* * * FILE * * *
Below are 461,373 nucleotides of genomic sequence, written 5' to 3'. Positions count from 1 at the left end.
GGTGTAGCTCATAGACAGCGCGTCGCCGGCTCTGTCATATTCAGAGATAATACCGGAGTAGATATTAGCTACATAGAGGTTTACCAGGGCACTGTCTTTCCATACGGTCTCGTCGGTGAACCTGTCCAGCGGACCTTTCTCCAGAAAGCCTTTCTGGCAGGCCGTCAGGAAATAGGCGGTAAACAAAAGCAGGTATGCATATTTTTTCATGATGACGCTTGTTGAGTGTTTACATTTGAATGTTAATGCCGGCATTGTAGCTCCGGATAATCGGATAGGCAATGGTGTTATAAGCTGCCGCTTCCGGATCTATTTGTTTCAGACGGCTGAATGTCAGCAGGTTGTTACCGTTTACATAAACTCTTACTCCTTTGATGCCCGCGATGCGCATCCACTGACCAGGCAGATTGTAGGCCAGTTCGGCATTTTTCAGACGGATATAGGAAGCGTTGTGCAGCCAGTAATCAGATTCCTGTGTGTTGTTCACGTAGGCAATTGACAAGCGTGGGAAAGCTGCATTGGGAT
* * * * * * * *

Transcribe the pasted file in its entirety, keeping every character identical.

Below are 461,373 nucleotides of genomic sequence, written 5' to 3'. Positions count from 1 at the left end.
GGTGTAGCTCATAGACAGCGCGTCGCCGGCTCTGTCATATTCAGAGATAATACCGGAGTAGATATTAGCTACATAGAGGTTTACCAGGGCACTGTCTTTCCATACGGTCTCGTCGGTGAACCTGTCCAGCGGACCTTTCTCCAGAAAGCCTTTCTGGCAGGCCGTCAGGAAATAGGCGGTAAACAAAAGCAGGTATGCATATTTTTTCATGATGACGCTTGTTGAGTGTTTACATTTGAATGTTAATGCCGGCATTGTAGCTCCGGATAATCGGATAGGCAATGGTGTTATAAGCTGCCGCTTCCGGATCTATTTGTTTCAGACGGCTGAATGTCAGCAGGTTGTTACCGTTTACATAAACTCTTACTCCTTTGATGCCCGCGATGCGCATCCACTGACCAGGCAGATTGTAGGCCAGTTCGGCATTTTTCAGACGGATATAGGAAGCGTTGTGCAGCCAGTAATCAGATTCCTGTGTGTTGTTCACGTAGGCAATTGACAAGCGTGGGAAAGCTGCATTGGGAT